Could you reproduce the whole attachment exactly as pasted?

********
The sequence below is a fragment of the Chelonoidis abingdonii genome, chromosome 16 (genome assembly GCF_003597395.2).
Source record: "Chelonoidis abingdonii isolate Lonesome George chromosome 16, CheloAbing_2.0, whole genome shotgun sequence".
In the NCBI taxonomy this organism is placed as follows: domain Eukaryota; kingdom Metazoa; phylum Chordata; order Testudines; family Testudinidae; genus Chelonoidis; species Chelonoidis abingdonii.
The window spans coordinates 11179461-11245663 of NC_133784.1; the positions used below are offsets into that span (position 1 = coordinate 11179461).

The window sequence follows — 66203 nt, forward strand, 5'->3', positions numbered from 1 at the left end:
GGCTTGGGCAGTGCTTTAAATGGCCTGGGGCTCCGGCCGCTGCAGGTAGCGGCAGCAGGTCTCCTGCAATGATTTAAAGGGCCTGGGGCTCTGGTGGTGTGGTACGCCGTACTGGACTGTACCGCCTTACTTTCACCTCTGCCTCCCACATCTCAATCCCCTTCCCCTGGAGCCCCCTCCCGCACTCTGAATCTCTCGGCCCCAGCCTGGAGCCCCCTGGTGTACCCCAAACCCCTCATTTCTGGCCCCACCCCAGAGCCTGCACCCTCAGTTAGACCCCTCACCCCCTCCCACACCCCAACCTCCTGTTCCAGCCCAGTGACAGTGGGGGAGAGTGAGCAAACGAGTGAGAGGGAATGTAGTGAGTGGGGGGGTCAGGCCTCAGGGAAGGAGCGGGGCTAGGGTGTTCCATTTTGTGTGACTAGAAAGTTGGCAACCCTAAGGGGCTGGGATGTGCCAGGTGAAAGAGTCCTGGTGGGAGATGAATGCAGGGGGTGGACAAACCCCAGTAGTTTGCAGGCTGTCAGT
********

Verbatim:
The sequence below is a fragment of the Chelonoidis abingdonii genome, chromosome 16 (genome assembly GCF_003597395.2).
Source record: "Chelonoidis abingdonii isolate Lonesome George chromosome 16, CheloAbing_2.0, whole genome shotgun sequence".
In the NCBI taxonomy this organism is placed as follows: domain Eukaryota; kingdom Metazoa; phylum Chordata; order Testudines; family Testudinidae; genus Chelonoidis; species Chelonoidis abingdonii.
The window spans coordinates 11179461-11245663 of NC_133784.1; the positions used below are offsets into that span (position 1 = coordinate 11179461).

The window sequence follows — 66203 nt, forward strand, 5'->3', positions numbered from 1 at the left end:
GGCTTGGGCAGTGCTTTAAATGGCCTGGGGCTCCGGCCGCTGCAGGTAGCGGCAGCAGGTCTCCTGCAATGATTTAAAGGGCCTGGGGCTCTGGTGGTGTGGTACGCCGTACTGGACTGTACCGCCTTACTTTCACCTCTGCCTCCCACATCTCAATCCCCTTCCCCTGGAGCCCCCTCCCGCACTCTGAATCTCTCGGCCCCAGCCTGGAGCCCCCTGGTGTACCCCAAACCCCTCATTTCTGGCCCCACCCCAGAGCCTGCACCCTCAGTTAGACCCCTCACCCCCTCCCACACCCCAACCTCCTGTTCCAGCCCAGTGACAGTGGGGGAGAGTGAGCAAACGAGTGAGAGGGAATGTAGTGAGTGGGGGGGTCAGGCCTCAGGGAAGGAGCGGGGCTAGGGTGTTCCATTTTGTGTGACTAGAAAGTTGGCAACCCTAAGGGGCTGGGATGTGCCAGGTGAAAGAGTCCTGGTGGGAGATGAATGCAGGGGGTGGACAAACCCCAGTAGTTTGCAGGCTGTCAGT